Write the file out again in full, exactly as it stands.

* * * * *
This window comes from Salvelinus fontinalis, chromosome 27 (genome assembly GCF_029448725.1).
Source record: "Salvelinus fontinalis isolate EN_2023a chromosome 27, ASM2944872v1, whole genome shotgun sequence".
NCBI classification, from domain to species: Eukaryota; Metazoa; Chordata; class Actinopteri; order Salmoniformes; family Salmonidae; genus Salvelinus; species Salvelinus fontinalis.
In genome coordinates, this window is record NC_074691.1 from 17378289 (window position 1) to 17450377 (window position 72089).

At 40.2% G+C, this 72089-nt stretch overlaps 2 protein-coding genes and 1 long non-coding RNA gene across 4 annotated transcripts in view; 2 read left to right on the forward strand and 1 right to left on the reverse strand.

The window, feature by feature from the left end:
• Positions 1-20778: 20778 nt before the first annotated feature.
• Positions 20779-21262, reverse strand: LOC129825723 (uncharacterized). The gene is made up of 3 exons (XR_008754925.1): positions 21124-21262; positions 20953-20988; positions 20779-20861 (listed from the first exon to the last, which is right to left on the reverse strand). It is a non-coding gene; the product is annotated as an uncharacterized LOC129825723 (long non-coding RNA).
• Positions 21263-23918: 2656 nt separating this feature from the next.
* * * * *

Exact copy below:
This window comes from Salvelinus fontinalis, chromosome 27 (genome assembly GCF_029448725.1).
Source record: "Salvelinus fontinalis isolate EN_2023a chromosome 27, ASM2944872v1, whole genome shotgun sequence".
NCBI classification, from domain to species: Eukaryota; Metazoa; Chordata; class Actinopteri; order Salmoniformes; family Salmonidae; genus Salvelinus; species Salvelinus fontinalis.
In genome coordinates, this window is record NC_074691.1 from 17378289 (window position 1) to 17450377 (window position 72089).

At 40.2% G+C, this 72089-nt stretch overlaps 2 protein-coding genes and 1 long non-coding RNA gene across 4 annotated transcripts in view; 2 read left to right on the forward strand and 1 right to left on the reverse strand.

The window, feature by feature from the left end:
• Positions 1-20778: 20778 nt before the first annotated feature.
• Positions 20779-21262, reverse strand: LOC129825723 (uncharacterized). The gene is made up of 3 exons (XR_008754925.1): positions 21124-21262; positions 20953-20988; positions 20779-20861 (listed from the first exon to the last, which is right to left on the reverse strand). It is a non-coding gene; the product is annotated as an uncharacterized LOC129825723 (long non-coding RNA).
• Positions 21263-23918: 2656 nt separating this feature from the next.